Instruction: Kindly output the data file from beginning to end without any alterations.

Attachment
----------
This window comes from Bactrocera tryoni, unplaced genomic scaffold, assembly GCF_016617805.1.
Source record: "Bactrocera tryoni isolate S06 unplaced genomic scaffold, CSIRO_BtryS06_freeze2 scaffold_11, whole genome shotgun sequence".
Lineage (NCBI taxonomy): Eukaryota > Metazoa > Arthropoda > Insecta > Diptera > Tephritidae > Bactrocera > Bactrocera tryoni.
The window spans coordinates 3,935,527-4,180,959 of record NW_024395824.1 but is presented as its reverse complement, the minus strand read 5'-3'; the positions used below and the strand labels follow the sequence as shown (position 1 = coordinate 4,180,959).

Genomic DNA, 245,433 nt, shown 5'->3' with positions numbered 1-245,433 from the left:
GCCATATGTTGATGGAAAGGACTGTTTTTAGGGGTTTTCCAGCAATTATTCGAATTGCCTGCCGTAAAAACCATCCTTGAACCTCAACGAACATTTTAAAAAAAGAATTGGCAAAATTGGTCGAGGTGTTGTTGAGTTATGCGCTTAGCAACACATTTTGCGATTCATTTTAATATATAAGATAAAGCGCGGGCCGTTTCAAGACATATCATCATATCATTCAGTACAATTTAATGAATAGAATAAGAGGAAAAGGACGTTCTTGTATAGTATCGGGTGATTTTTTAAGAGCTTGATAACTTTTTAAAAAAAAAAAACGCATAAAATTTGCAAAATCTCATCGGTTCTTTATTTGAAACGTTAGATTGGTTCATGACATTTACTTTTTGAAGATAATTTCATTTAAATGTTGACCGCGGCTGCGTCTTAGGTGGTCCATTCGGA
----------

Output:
This window comes from Bactrocera tryoni, unplaced genomic scaffold, assembly GCF_016617805.1.
Source record: "Bactrocera tryoni isolate S06 unplaced genomic scaffold, CSIRO_BtryS06_freeze2 scaffold_11, whole genome shotgun sequence".
Lineage (NCBI taxonomy): Eukaryota > Metazoa > Arthropoda > Insecta > Diptera > Tephritidae > Bactrocera > Bactrocera tryoni.
The window spans coordinates 3,935,527-4,180,959 of record NW_024395824.1 but is presented as its reverse complement, the minus strand read 5'-3'; the positions used below and the strand labels follow the sequence as shown (position 1 = coordinate 4,180,959).

Genomic DNA, 245,433 nt, shown 5'->3' with positions numbered 1-245,433 from the left:
GCCATATGTTGATGGAAAGGACTGTTTTTAGGGGTTTTCCAGCAATTATTCGAATTGCCTGCCGTAAAAACCATCCTTGAACCTCAACGAACATTTTAAAAAAAGAATTGGCAAAATTGGTCGAGGTGTTGTTGAGTTATGCGCTTAGCAACACATTTTGCGATTCATTTTAATATATAAGATAAAGCGCGGGCCGTTTCAAGACATATCATCATATCATTCAGTACAATTTAATGAATAGAATAAGAGGAAAAGGACGTTCTTGTATAGTATCGGGTGATTTTTTAAGAGCTTGATAACTTTTTAAAAAAAAAAAACGCATAAAATTTGCAAAATCTCATCGGTTCTTTATTTGAAACGTTAGATTGGTTCATGACATTTACTTTTTGAAGATAATTTCATTTAAATGTTGACCGCGGCTGCGTCTTAGGTGGTCCATTCGGA